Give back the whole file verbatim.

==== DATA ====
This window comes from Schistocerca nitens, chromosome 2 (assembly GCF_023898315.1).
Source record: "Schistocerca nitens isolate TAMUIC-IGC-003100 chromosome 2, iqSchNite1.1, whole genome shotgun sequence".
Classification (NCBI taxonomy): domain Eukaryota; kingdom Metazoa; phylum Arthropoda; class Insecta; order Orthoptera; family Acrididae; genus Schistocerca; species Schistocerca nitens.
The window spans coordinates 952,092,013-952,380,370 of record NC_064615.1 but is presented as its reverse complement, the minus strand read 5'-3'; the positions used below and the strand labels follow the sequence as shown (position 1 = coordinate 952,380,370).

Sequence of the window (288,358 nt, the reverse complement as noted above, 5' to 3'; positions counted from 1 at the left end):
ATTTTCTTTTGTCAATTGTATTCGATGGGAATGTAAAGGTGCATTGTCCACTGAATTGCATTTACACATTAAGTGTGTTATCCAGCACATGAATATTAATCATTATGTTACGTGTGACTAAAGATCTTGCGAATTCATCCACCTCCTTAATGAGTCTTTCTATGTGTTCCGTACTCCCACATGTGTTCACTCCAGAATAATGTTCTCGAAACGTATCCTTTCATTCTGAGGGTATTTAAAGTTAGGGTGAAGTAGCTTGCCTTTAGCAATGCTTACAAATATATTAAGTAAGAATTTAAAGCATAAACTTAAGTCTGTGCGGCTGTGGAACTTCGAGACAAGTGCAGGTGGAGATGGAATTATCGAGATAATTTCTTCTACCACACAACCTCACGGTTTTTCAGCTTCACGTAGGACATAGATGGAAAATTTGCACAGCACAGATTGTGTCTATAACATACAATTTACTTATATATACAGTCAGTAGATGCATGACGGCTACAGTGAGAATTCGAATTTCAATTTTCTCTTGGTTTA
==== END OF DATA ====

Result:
This window comes from Schistocerca nitens, chromosome 2 (assembly GCF_023898315.1).
Source record: "Schistocerca nitens isolate TAMUIC-IGC-003100 chromosome 2, iqSchNite1.1, whole genome shotgun sequence".
Classification (NCBI taxonomy): domain Eukaryota; kingdom Metazoa; phylum Arthropoda; class Insecta; order Orthoptera; family Acrididae; genus Schistocerca; species Schistocerca nitens.
The window spans coordinates 952,092,013-952,380,370 of record NC_064615.1 but is presented as its reverse complement, the minus strand read 5'-3'; the positions used below and the strand labels follow the sequence as shown (position 1 = coordinate 952,380,370).

Sequence of the window (288,358 nt, the reverse complement as noted above, 5' to 3'; positions counted from 1 at the left end):
ATTTTCTTTTGTCAATTGTATTCGATGGGAATGTAAAGGTGCATTGTCCACTGAATTGCATTTACACATTAAGTGTGTTATCCAGCACATGAATATTAATCATTATGTTACGTGTGACTAAAGATCTTGCGAATTCATCCACCTCCTTAATGAGTCTTTCTATGTGTTCCGTACTCCCACATGTGTTCACTCCAGAATAATGTTCTCGAAACGTATCCTTTCATTCTGAGGGTATTTAAAGTTAGGGTGAAGTAGCTTGCCTTTAGCAATGCTTACAAATATATTAAGTAAGAATTTAAAGCATAAACTTAAGTCTGTGCGGCTGTGGAACTTCGAGACAAGTGCAGGTGGAGATGGAATTATCGAGATAATTTCTTCTACCACACAACCTCACGGTTTTTCAGCTTCACGTAGGACATAGATGGAAAATTTGCACAGCACAGATTGTGTCTATAACATACAATTTACTTATATATACAGTCAGTAGATGCATGACGGCTACAGTGAGAATTCGAATTTCAATTTTCTCTTGGTTTA